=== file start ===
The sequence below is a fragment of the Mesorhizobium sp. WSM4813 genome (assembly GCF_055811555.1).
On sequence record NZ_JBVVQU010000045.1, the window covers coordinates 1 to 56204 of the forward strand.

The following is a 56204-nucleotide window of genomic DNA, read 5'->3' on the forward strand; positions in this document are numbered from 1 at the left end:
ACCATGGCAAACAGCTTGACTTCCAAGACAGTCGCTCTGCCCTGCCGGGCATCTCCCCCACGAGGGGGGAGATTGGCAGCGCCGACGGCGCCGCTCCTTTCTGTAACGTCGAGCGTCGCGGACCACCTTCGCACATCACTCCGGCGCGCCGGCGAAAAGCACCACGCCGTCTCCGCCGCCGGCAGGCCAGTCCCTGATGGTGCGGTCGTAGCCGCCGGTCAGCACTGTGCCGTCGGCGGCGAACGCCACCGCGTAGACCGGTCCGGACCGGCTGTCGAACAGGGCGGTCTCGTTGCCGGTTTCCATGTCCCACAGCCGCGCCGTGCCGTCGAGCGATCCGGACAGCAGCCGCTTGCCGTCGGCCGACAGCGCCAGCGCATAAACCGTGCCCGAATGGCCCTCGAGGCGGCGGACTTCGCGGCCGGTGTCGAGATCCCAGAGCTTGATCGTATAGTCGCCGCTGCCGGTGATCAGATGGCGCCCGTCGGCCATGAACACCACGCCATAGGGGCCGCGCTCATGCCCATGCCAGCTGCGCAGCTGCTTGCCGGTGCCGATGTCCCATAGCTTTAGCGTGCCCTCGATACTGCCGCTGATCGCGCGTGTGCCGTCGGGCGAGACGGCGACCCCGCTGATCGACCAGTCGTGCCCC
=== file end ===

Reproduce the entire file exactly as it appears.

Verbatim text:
The sequence below is a fragment of the Mesorhizobium sp. WSM4813 genome (assembly GCF_055811555.1).
On sequence record NZ_JBVVQU010000045.1, the window covers coordinates 1 to 56204 of the forward strand.

The following is a 56204-nucleotide window of genomic DNA, read 5'->3' on the forward strand; positions in this document are numbered from 1 at the left end:
ACCATGGCAAACAGCTTGACTTCCAAGACAGTCGCTCTGCCCTGCCGGGCATCTCCCCCACGAGGGGGGAGATTGGCAGCGCCGACGGCGCCGCTCCTTTCTGTAACGTCGAGCGTCGCGGACCACCTTCGCACATCACTCCGGCGCGCCGGCGAAAAGCACCACGCCGTCTCCGCCGCCGGCAGGCCAGTCCCTGATGGTGCGGTCGTAGCCGCCGGTCAGCACTGTGCCGTCGGCGGCGAACGCCACCGCGTAGACCGGTCCGGACCGGCTGTCGAACAGGGCGGTCTCGTTGCCGGTTTCCATGTCCCACAGCCGCGCCGTGCCGTCGAGCGATCCGGACAGCAGCCGCTTGCCGTCGGCCGACAGCGCCAGCGCATAAACCGTGCCCGAATGGCCCTCGAGGCGGCGGACTTCGCGGCCGGTGTCGAGATCCCAGAGCTTGATCGTATAGTCGCCGCTGCCGGTGATCAGATGGCGCCCGTCGGCCATGAACACCACGCCATAGGGGCCGCGCTCATGCCCATGCCAGCTGCGCAGCTGCTTGCCGGTGCCGATGTCCCATAGCTTTAGCGTGCCCTCGATACTGCCGCTGATCGCGCGTGTGCCGTCGGGCGAGACGGCGACCCCGCTGATCGACCAGTCGTGCCCC